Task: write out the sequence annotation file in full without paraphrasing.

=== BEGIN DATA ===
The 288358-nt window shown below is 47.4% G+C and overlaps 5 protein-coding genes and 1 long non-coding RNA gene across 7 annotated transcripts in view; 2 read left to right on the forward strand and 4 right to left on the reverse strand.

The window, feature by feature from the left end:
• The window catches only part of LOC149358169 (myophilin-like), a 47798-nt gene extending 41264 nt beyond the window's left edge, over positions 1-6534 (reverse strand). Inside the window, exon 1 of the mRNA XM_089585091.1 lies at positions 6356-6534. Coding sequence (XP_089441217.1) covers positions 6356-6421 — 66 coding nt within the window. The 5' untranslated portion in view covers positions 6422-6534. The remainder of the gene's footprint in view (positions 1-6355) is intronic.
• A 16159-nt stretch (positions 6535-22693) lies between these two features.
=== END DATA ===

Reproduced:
The 288358-nt window shown below is 47.4% G+C and overlaps 5 protein-coding genes and 1 long non-coding RNA gene across 7 annotated transcripts in view; 2 read left to right on the forward strand and 4 right to left on the reverse strand.

The window, feature by feature from the left end:
• The window catches only part of LOC149358169 (myophilin-like), a 47798-nt gene extending 41264 nt beyond the window's left edge, over positions 1-6534 (reverse strand). Inside the window, exon 1 of the mRNA XM_089585091.1 lies at positions 6356-6534. Coding sequence (XP_089441217.1) covers positions 6356-6421 — 66 coding nt within the window. The 5' untranslated portion in view covers positions 6422-6534. The remainder of the gene's footprint in view (positions 1-6355) is intronic.
• A 16159-nt stretch (positions 6535-22693) lies between these two features.